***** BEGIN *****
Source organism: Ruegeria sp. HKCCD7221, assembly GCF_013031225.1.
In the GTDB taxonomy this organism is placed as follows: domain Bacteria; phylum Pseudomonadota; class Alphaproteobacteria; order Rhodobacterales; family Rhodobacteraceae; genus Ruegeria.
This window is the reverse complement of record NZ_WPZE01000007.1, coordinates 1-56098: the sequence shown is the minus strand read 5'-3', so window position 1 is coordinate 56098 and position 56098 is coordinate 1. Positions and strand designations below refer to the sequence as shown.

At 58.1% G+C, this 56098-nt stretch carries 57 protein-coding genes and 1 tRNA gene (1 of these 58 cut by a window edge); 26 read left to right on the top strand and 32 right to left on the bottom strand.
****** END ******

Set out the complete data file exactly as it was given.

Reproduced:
Source organism: Ruegeria sp. HKCCD7221, assembly GCF_013031225.1.
In the GTDB taxonomy this organism is placed as follows: domain Bacteria; phylum Pseudomonadota; class Alphaproteobacteria; order Rhodobacterales; family Rhodobacteraceae; genus Ruegeria.
This window is the reverse complement of record NZ_WPZE01000007.1, coordinates 1-56098: the sequence shown is the minus strand read 5'-3', so window position 1 is coordinate 56098 and position 56098 is coordinate 1. Positions and strand designations below refer to the sequence as shown.

At 58.1% G+C, this 56098-nt stretch carries 57 protein-coding genes and 1 tRNA gene (1 of these 58 cut by a window edge); 26 read left to right on the top strand and 32 right to left on the bottom strand.